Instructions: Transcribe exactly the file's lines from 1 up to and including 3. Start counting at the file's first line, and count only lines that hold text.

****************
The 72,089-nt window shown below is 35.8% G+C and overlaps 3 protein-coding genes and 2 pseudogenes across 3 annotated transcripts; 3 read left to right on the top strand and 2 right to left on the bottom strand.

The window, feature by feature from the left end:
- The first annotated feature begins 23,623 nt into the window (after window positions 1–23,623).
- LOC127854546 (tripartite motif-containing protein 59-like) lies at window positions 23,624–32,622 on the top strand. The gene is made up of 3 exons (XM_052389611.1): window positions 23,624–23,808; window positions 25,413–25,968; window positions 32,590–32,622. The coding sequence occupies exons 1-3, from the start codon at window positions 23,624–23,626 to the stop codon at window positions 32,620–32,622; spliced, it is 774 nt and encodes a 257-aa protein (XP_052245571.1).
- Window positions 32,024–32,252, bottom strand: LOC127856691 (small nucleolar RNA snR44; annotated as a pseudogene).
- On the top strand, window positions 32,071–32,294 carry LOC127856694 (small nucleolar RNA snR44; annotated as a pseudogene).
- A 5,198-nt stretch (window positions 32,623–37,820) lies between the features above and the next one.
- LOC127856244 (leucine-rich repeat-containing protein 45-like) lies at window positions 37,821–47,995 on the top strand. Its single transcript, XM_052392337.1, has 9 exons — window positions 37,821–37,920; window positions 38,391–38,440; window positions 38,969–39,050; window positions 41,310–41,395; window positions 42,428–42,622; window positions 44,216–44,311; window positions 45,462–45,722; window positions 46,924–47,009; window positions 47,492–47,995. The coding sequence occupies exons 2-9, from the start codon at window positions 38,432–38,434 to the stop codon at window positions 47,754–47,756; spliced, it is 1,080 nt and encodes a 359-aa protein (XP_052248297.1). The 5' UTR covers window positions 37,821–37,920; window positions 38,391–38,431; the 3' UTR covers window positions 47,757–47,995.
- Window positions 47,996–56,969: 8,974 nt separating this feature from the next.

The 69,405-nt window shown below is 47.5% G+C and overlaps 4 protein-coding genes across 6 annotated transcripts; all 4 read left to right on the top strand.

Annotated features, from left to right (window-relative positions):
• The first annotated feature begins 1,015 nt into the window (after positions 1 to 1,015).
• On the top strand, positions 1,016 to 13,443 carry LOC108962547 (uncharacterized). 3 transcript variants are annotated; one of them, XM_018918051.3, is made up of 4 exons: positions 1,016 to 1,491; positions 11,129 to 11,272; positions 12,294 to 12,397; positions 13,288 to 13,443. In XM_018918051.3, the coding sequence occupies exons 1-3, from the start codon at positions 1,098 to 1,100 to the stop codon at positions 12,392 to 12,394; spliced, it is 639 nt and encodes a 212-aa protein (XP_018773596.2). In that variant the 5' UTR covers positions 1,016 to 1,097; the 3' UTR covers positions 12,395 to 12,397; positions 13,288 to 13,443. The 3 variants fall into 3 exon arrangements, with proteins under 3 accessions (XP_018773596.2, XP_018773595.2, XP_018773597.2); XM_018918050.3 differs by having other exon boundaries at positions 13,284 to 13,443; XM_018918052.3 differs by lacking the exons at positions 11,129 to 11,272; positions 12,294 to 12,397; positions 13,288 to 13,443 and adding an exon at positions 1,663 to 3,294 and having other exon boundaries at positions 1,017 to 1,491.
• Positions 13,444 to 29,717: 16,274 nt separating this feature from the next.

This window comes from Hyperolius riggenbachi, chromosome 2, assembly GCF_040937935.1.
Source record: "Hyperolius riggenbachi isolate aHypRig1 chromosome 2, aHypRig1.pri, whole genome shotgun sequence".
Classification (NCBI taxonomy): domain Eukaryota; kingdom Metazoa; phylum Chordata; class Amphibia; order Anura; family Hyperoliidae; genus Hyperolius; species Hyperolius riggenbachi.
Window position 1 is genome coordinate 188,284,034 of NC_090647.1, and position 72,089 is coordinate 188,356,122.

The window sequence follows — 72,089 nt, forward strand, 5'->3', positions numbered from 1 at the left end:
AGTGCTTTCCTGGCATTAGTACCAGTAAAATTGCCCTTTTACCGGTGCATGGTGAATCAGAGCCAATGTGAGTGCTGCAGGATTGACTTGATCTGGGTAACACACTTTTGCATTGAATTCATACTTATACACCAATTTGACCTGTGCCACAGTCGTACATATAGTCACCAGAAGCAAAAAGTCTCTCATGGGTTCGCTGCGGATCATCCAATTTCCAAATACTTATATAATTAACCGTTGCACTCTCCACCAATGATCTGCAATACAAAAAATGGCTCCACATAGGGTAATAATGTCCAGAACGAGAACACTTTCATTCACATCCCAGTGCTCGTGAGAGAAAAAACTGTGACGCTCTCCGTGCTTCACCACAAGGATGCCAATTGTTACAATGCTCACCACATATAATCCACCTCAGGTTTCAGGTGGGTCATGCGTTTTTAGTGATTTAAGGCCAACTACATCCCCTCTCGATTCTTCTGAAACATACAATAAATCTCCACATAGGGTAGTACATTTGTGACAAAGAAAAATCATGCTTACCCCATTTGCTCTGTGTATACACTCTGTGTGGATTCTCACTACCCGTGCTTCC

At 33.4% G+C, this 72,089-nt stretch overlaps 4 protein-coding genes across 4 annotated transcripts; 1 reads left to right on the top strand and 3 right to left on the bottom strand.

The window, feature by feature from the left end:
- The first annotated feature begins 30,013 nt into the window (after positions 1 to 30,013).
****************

The 72,089-nt window shown below is 35.8% G+C and overlaps 3 protein-coding genes and 2 pseudogenes across 3 annotated transcripts; 3 read left to right on the top strand and 2 right to left on the bottom strand.

The window, feature by feature from the left end:
- The first annotated feature begins 23,623 nt into the window (after window positions 1–23,623).